Drama at a Tripoli hotel
We tracked the dramatic overthrow of the Moammar Gadhafi regime on CNN and could see the mounting tension in their senior correspondent Matthew Chance, even as he continued to report bravely on developments. He was being held with other members of the media by army personnel in Tripoli's Hotel Rixos.
Chance hinted at their precarious plight on Saturday, August 20 when he heard the reports of the successful takeover of Tripoli by the rebels, and disclosed that he and his colleagues were not being allowed to leave the hotel. During five tense days, the journalists realised that a number of frightening scenarios could develop: they could be held hostage, used as human shields, summarily executed.
The brilliant Jomana Karadsheh, a Jordanian CNN producer based in Baghdad struck up a conversation with one of the soldiers, saying how she longed to see her loved ones, and wished to leave the hotel. The 50-year-old soldier's eyes filled with tears as he related to her and an Arabic-speaking CNN cameraman, how concerned he was about his own family caught up in the rebellion.She was able to convince him to release her media colleagues.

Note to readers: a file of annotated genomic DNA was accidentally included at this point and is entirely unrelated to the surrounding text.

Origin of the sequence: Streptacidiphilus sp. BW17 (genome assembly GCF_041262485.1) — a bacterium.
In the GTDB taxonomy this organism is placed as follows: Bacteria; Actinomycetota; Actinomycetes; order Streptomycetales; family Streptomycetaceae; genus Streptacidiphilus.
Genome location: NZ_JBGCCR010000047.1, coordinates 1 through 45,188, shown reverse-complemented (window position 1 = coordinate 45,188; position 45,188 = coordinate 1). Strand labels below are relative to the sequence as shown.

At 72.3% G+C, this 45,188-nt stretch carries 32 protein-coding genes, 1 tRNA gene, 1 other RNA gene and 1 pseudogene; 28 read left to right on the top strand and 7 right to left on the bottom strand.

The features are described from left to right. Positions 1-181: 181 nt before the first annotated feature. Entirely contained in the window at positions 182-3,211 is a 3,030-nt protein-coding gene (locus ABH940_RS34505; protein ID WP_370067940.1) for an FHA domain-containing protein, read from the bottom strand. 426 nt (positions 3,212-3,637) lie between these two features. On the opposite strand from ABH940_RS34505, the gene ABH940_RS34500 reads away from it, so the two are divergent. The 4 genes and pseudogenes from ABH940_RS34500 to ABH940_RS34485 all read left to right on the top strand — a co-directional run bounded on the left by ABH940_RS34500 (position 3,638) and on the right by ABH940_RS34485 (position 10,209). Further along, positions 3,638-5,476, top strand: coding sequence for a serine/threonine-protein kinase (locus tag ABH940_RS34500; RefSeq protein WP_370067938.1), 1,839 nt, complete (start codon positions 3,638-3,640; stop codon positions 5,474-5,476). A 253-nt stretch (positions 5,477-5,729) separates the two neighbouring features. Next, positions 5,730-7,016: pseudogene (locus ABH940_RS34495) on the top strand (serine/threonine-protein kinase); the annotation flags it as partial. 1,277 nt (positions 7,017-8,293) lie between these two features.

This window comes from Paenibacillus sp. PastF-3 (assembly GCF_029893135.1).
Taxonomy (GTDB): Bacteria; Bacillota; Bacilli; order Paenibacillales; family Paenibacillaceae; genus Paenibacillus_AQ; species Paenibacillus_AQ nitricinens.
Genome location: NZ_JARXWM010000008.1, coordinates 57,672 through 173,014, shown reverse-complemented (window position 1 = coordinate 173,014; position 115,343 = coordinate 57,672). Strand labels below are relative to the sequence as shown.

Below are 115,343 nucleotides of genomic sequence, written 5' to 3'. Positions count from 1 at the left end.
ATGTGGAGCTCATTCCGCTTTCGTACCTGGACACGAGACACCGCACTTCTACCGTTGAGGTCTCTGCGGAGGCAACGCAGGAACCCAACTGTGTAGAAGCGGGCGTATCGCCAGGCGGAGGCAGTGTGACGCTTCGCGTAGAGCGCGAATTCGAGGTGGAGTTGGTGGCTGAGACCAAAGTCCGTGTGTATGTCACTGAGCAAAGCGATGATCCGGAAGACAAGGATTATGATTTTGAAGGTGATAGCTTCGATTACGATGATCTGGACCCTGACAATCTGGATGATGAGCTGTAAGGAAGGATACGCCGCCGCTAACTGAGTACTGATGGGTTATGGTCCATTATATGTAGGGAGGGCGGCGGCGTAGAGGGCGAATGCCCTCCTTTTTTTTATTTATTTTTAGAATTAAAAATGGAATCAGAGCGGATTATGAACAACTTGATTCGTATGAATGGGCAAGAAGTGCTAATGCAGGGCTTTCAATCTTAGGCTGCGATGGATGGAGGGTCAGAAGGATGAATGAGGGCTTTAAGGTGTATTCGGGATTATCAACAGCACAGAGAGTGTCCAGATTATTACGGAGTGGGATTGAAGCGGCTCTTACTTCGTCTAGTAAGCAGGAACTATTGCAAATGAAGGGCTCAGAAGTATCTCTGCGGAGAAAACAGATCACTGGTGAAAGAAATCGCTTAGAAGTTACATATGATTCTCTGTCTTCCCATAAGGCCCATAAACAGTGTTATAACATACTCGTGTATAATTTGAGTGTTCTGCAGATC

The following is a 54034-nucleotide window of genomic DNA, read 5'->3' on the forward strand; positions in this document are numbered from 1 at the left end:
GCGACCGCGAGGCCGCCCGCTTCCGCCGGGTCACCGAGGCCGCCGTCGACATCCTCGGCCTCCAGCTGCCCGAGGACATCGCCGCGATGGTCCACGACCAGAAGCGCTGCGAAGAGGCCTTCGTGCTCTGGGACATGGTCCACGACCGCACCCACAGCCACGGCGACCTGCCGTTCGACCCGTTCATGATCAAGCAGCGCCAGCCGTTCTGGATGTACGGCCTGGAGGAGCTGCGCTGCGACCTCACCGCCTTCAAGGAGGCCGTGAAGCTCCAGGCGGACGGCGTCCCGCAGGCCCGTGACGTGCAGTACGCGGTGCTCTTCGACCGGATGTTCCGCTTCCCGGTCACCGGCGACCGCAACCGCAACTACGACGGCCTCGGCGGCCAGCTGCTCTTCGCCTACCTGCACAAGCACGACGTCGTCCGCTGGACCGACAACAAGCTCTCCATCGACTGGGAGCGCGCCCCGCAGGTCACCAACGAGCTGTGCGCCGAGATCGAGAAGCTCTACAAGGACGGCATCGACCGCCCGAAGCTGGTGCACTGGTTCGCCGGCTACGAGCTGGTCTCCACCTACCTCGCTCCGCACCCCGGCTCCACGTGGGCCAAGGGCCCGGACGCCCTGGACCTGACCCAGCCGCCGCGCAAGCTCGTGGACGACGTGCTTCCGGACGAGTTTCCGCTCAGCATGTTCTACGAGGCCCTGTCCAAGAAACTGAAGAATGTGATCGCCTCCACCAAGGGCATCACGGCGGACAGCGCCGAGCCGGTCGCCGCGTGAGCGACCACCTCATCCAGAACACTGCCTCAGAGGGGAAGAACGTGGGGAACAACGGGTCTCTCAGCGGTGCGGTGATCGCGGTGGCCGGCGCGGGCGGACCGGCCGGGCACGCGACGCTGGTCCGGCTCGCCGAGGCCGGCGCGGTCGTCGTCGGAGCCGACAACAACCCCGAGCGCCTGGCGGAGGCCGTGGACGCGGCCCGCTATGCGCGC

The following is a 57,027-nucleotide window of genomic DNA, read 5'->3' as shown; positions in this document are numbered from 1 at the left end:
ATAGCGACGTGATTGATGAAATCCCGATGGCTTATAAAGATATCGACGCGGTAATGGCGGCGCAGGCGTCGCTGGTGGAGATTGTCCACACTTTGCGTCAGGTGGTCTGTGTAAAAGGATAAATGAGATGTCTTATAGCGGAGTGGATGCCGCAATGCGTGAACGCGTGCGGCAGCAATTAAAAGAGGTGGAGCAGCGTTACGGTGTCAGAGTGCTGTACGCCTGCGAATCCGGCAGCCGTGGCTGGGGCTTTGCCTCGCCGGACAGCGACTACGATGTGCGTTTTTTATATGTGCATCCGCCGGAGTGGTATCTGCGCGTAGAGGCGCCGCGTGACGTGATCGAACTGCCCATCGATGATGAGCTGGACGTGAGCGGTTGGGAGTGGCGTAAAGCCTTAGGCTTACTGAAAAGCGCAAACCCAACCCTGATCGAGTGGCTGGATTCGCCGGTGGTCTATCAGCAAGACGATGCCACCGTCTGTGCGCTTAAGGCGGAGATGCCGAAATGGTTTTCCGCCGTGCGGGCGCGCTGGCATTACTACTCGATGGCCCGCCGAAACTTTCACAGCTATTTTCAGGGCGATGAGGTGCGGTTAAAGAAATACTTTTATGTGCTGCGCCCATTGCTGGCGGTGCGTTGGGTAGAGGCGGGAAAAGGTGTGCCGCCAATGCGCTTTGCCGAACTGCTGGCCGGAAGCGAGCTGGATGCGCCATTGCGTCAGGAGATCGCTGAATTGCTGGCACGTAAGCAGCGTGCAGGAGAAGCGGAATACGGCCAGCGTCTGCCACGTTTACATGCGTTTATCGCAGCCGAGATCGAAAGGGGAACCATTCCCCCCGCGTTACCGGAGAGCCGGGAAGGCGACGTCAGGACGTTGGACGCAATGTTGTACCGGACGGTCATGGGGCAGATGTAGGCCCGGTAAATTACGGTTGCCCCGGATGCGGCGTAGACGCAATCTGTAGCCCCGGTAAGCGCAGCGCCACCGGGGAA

In a moving account on the CNN website, we see an aggressor being coaxed into the rediscovery of his humanity:
"Karadsheh and the cameraman reminded him that all the senior officials - and now even his young comrades - had abandoned him.
It was time to give up. 'Slowly, he started to change.'
The cameraman slowly stripped the soldier and gunman of their weapons. Now unarmed, the man looked at the journalists and said, "You can go now."